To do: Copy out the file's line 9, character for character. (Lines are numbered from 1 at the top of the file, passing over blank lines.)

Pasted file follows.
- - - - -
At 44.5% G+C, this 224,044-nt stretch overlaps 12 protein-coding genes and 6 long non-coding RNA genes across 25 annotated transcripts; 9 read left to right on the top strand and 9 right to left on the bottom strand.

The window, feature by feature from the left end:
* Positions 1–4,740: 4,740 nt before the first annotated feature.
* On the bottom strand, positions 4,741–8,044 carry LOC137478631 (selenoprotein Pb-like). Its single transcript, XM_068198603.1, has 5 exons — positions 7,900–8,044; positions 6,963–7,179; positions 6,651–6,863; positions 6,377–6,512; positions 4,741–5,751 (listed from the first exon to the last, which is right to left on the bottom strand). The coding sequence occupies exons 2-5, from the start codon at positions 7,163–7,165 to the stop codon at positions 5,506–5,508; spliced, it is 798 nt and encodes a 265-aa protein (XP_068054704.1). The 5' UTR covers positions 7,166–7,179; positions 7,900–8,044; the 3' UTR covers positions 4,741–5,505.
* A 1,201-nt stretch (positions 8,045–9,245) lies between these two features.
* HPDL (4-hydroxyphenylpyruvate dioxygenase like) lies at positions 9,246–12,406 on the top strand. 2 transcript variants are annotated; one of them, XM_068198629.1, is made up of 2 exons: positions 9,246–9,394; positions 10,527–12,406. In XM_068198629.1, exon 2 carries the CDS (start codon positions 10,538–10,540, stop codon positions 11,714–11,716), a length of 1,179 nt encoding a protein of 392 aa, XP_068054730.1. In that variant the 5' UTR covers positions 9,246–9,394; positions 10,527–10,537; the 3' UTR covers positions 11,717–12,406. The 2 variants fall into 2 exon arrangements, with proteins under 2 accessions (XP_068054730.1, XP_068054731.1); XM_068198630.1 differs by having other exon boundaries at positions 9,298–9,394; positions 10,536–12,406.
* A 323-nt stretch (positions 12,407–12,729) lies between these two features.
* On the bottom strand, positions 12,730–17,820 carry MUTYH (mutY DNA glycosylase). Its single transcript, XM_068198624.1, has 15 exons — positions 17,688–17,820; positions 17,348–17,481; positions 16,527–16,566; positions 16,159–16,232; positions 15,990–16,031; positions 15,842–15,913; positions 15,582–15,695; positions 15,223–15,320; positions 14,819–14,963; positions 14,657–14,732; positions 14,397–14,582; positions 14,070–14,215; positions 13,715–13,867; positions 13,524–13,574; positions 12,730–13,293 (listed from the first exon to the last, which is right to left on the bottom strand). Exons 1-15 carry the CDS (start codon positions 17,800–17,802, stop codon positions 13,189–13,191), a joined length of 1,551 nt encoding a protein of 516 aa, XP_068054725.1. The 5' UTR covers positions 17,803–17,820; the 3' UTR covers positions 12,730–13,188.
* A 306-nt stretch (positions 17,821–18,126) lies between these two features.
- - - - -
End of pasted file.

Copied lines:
* A 306-nt stretch (positions 17,821–18,126) lies between these two features.